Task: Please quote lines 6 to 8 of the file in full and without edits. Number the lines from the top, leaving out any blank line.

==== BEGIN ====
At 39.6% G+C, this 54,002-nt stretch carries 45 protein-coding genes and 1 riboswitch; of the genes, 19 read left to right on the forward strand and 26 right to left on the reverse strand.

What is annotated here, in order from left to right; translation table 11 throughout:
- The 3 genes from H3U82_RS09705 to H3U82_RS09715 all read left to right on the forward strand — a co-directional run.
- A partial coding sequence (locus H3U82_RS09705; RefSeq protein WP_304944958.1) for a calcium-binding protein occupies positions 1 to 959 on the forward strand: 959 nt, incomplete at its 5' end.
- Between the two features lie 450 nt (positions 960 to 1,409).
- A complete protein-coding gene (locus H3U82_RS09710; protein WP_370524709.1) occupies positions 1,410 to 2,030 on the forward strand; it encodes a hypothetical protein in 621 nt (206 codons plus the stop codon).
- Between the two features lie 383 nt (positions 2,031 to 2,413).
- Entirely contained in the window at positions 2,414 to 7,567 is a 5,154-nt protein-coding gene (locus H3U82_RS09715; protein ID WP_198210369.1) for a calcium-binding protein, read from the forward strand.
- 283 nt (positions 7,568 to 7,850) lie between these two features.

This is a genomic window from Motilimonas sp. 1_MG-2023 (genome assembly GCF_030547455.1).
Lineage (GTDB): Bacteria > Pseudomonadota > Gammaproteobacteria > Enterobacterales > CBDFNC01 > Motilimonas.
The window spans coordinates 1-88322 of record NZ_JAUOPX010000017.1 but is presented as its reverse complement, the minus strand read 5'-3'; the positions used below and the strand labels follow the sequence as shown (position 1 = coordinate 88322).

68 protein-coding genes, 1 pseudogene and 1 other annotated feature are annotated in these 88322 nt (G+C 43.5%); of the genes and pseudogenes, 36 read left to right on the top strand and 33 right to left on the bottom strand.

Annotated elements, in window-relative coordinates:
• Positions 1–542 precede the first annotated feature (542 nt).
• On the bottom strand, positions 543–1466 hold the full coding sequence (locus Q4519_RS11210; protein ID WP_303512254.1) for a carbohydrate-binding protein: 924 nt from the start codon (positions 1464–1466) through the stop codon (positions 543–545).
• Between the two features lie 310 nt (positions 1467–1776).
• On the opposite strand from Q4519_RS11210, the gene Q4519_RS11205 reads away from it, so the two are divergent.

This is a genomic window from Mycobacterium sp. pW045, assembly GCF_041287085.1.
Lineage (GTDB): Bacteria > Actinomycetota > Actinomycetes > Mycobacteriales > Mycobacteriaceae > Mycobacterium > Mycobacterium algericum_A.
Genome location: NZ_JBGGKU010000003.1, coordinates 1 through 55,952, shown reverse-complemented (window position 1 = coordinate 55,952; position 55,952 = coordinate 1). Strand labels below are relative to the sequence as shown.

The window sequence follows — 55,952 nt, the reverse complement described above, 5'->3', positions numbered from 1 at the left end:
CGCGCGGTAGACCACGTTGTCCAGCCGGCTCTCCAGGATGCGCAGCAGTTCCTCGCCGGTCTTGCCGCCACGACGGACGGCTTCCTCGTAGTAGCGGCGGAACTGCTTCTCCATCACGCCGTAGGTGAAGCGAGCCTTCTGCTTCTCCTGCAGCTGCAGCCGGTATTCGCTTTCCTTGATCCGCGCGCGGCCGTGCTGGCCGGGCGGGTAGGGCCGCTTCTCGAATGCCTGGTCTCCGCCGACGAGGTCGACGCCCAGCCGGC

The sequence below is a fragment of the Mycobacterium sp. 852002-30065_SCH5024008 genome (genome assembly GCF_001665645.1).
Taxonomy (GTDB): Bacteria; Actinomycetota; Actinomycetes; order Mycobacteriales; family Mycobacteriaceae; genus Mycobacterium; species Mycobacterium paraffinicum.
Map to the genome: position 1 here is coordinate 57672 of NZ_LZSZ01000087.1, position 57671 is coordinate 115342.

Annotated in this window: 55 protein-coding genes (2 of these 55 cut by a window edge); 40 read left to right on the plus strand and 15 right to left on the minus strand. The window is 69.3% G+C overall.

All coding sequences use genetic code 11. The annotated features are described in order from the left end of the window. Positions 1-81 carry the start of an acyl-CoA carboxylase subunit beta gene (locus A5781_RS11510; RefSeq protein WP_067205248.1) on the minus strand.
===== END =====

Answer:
- A complete protein-coding gene (locus H3U82_RS09710; protein WP_370524709.1) occupies positions 1,410 to 2,030 on the forward strand; it encodes a hypothetical protein in 621 nt (206 codons plus the stop codon).
- Between the two features lie 383 nt (positions 2,031 to 2,413).
- Entirely contained in the window at positions 2,414 to 7,567 is a 5,154-nt protein-coding gene (locus H3U82_RS09715; protein ID WP_198210369.1) for a calcium-binding protein, read from the forward strand.